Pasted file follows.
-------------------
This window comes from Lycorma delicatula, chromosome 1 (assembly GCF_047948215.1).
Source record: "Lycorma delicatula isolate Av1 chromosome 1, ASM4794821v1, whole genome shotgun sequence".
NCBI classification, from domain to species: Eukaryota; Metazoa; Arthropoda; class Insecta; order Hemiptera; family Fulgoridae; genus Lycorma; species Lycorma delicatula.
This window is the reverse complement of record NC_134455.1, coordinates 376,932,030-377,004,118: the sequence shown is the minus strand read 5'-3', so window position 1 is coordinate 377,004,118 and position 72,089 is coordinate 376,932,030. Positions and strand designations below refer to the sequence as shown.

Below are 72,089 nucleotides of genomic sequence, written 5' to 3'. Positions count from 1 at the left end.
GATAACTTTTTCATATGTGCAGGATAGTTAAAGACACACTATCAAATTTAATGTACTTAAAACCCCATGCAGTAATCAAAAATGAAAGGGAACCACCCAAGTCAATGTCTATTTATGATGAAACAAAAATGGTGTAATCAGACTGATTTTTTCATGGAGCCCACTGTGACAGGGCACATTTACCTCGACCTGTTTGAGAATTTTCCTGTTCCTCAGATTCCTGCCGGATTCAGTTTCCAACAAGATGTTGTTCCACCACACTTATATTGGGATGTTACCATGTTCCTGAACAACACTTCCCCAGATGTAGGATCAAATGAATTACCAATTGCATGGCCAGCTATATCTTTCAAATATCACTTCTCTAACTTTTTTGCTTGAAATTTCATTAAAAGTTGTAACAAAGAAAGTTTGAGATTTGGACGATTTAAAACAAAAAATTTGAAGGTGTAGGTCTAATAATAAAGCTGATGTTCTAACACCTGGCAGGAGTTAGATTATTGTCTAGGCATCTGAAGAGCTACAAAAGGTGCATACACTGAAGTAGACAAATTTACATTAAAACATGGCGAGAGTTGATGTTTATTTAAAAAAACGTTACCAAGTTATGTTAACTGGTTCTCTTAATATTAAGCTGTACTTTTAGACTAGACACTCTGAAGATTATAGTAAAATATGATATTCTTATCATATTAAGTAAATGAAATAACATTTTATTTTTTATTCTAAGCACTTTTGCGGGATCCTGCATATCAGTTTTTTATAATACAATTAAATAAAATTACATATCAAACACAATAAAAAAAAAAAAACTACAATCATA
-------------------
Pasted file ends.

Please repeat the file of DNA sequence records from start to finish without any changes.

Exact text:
This window comes from Lycorma delicatula, chromosome 1 (assembly GCF_047948215.1).
Source record: "Lycorma delicatula isolate Av1 chromosome 1, ASM4794821v1, whole genome shotgun sequence".
NCBI classification, from domain to species: Eukaryota; Metazoa; Arthropoda; class Insecta; order Hemiptera; family Fulgoridae; genus Lycorma; species Lycorma delicatula.
This window is the reverse complement of record NC_134455.1, coordinates 376,932,030-377,004,118: the sequence shown is the minus strand read 5'-3', so window position 1 is coordinate 377,004,118 and position 72,089 is coordinate 376,932,030. Positions and strand designations below refer to the sequence as shown.

Below are 72,089 nucleotides of genomic sequence, written 5' to 3'. Positions count from 1 at the left end.
GATAACTTTTTCATATGTGCAGGATAGTTAAAGACACACTATCAAATTTAATGTACTTAAAACCCCATGCAGTAATCAAAAATGAAAGGGAACCACCCAAGTCAATGTCTATTTATGATGAAACAAAAATGGTGTAATCAGACTGATTTTTTCATGGAGCCCACTGTGACAGGGCACATTTACCTCGACCTGTTTGAGAATTTTCCTGTTCCTCAGATTCCTGCCGGATTCAGTTTCCAACAAGATGTTGTTCCACCACACTTATATTGGGATGTTACCATGTTCCTGAACAACACTTCCCCAGATGTAGGATCAAATGAATTACCAATTGCATGGCCAGCTATATCTTTCAAATATCACTTCTCTAACTTTTTTGCTTGAAATTTCATTAAAAGTTGTAACAAAGAAAGTTTGAGATTTGGACGATTTAAAACAAAAAATTTGAAGGTGTAGGTCTAATAATAAAGCTGATGTTCTAACACCTGGCAGGAGTTAGATTATTGTCTAGGCATCTGAAGAGCTACAAAAGGTGCATACACTGAAGTAGACAAATTTACATTAAAACATGGCGAGAGTTGATGTTTATTTAAAAAAACGTTACCAAGTTATGTTAACTGGTTCTCTTAATATTAAGCTGTACTTTTAGACTAGACACTCTGAAGATTATAGTAAAATATGATATTCTTATCATATTAAGTAAATGAAATAACATTTTATTTTTTATTCTAAGCACTTTTGCGGGATCCTGCATATCAGTTTTTTATAATACAATTAAATAAAATTACATATCAAACACAATAAAAAAAAAAAAACTACAATCATA